National Endowment for the Arts - The Big Read
Old School

Old School

by Tobias Wolff

There is a need in us for exactly what literature can give, which is a sense of who we are… a sense of the workings of what we used to call the soul.


The discussion activities and writing exercises in this guide provide you with possible essay topics, as do the Discussion Questions in the Reader's Guide. Advanced students can come up with their own essay topics, as long as they are specific and compelling. Other ideas for essays are provided here.

For essays, students should organize their ideas around a thesis about the novel. This statement should be focused, with clear reasons supporting its conclusion. The thesis and supporting reasons should be backed by references to the text.

  1. Despite everything that happens, the narrator never wavers in his pride and love for his school. Why do you think he is so attached to the school?
  2. There are few women in the book, but the narrator's interactions with them tell us some important things about him. Discuss this in connection with Lorraine, Patty, and Susan Friedman.
  3. Ayn Rand is by far the most negatively portrayed character in the book. What is there about her, both personally and philosophically, that is so opposed to the spirit of the novel?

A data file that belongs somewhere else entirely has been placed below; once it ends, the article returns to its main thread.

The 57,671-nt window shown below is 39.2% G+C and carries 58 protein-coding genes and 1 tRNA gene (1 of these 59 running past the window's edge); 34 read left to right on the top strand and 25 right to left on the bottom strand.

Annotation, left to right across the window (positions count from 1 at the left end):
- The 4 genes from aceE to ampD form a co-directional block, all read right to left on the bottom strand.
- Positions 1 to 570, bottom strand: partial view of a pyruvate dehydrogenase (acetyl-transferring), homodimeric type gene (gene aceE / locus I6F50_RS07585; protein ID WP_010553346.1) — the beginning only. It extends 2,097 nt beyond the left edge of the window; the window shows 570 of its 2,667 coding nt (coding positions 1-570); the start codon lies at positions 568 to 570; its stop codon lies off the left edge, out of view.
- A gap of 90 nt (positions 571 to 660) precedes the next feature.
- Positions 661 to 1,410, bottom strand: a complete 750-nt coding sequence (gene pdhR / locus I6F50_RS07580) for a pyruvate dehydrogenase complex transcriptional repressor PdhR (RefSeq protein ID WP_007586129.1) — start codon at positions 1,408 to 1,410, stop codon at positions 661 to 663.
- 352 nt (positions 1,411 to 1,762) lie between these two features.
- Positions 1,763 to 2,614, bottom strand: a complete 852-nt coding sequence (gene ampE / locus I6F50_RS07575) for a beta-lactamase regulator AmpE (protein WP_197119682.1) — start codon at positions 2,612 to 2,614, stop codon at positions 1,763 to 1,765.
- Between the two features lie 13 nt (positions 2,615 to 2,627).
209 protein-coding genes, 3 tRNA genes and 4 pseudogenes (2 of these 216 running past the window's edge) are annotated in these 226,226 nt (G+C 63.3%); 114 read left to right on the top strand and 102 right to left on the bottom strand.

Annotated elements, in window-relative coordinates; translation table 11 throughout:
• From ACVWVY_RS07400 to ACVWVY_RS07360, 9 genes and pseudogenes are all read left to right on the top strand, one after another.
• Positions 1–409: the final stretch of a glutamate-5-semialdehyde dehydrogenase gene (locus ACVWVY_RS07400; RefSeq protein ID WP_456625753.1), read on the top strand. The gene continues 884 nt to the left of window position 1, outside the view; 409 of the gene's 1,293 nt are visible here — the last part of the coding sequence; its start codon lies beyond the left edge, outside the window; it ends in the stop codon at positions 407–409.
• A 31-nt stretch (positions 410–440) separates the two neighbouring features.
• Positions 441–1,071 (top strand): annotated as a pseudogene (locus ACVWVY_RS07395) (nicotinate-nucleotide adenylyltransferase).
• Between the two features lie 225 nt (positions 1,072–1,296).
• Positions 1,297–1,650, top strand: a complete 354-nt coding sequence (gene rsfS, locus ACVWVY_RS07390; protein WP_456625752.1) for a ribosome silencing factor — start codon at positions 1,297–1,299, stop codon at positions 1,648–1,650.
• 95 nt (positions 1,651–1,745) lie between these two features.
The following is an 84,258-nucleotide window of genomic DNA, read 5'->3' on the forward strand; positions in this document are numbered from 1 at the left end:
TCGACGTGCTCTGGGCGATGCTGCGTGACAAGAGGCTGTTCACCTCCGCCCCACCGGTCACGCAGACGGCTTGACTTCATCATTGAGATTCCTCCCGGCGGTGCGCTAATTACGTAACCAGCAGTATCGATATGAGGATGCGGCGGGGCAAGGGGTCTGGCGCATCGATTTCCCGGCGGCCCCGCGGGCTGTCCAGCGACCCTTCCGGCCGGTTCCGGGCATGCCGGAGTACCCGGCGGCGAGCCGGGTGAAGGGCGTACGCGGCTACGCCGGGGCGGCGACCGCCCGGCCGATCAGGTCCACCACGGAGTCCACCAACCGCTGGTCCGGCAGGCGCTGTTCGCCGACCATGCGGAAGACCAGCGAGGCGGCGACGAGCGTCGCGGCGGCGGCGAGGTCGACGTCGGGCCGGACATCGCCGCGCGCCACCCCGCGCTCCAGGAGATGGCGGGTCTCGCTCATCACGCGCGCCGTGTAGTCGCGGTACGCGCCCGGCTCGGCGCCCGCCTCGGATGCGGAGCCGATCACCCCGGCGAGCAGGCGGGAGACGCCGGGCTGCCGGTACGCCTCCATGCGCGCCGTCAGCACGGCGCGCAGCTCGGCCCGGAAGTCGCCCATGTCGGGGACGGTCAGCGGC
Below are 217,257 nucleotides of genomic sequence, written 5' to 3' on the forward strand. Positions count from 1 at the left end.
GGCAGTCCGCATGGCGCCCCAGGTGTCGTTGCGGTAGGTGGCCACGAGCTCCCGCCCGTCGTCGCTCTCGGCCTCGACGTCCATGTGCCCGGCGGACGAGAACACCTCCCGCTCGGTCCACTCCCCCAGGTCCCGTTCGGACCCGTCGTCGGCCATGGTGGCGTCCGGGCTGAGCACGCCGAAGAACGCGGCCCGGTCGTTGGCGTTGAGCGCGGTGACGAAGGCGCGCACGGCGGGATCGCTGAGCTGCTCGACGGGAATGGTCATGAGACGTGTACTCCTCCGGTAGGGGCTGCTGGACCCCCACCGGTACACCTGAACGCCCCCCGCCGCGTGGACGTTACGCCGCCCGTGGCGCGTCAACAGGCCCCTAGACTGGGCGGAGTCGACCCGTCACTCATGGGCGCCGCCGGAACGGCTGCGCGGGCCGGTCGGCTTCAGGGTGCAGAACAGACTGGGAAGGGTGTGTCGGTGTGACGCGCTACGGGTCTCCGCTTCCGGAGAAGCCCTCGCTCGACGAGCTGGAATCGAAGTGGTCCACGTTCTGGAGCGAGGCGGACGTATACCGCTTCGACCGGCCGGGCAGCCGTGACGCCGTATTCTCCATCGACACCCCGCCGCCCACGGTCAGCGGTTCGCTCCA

4. After almost telling an embarrassing story about George Kellogg, the narrator observes: "If, as Talleyrand said, loyalty is a matter of dates, virtue itself is often a matter of seconds" (p. 44). What does this mean? How does it relate to the novel's assumptions about human nature?
  5. Other than the narrator and the three real life authors who appear in the book, which character do you like or admire the most? Which one do you like or admire the least? Explain your choices.
  6. Both the narrator and (on pp. 139–140) Bill White consider "Summer Dance" to be "their" story? Why does each of them feel this way?
  7. Read Hawthorne's short story "The Birthmark." The narrator refers to this story (p. 193) by claiming that Arch "was no better than Aylmer." How does Hawthorne's story get at one of the main themes of the novel? Not only does Arch's character struggle, but the narrator struggles with his Jewish roots. How do both characters reconcile their birthmarks? Are they better or worse than Hawthorne's Aylmer?
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